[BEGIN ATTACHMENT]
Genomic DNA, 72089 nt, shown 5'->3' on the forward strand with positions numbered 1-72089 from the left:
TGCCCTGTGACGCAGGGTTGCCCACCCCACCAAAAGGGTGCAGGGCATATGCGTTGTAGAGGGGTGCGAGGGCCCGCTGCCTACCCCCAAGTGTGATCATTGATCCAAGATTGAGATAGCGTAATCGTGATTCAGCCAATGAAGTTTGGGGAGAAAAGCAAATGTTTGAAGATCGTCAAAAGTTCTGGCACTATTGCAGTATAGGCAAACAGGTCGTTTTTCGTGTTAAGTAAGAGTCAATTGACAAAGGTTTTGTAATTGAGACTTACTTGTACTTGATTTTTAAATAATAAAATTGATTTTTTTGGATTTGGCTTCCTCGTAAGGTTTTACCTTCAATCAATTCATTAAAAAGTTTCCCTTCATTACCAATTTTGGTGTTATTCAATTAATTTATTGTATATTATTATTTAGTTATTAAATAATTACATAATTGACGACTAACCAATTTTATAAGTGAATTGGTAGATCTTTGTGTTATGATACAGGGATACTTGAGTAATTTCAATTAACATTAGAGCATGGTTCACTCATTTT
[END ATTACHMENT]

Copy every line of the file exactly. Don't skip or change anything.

Genomic DNA, 72089 nt, shown 5'->3' on the forward strand with positions numbered 1-72089 from the left:
TGCCCTGTGACGCAGGGTTGCCCACCCCACCAAAAGGGTGCAGGGCATATGCGTTGTAGAGGGGTGCGAGGGCCCGCTGCCTACCCCCAAGTGTGATCATTGATCCAAGATTGAGATAGCGTAATCGTGATTCAGCCAATGAAGTTTGGGGAGAAAAGCAAATGTTTGAAGATCGTCAAAAGTTCTGGCACTATTGCAGTATAGGCAAACAGGTCGTTTTTCGTGTTAAGTAAGAGTCAATTGACAAAGGTTTTGTAATTGAGACTTACTTGTACTTGATTTTTAAATAATAAAATTGATTTTTTTGGATTTGGCTTCCTCGTAAGGTTTTACCTTCAATCAATTCATTAAAAAGTTTCCCTTCATTACCAATTTTGGTGTTATTCAATTAATTTATTGTATATTATTATTTAGTTATTAAATAATTACATAATTGACGACTAACCAATTTTATAAGTGAATTGGTAGATCTTTGTGTTATGATACAGGGATACTTGAGTAATTTCAATTAACATTAGAGCATGGTTCACTCATTTT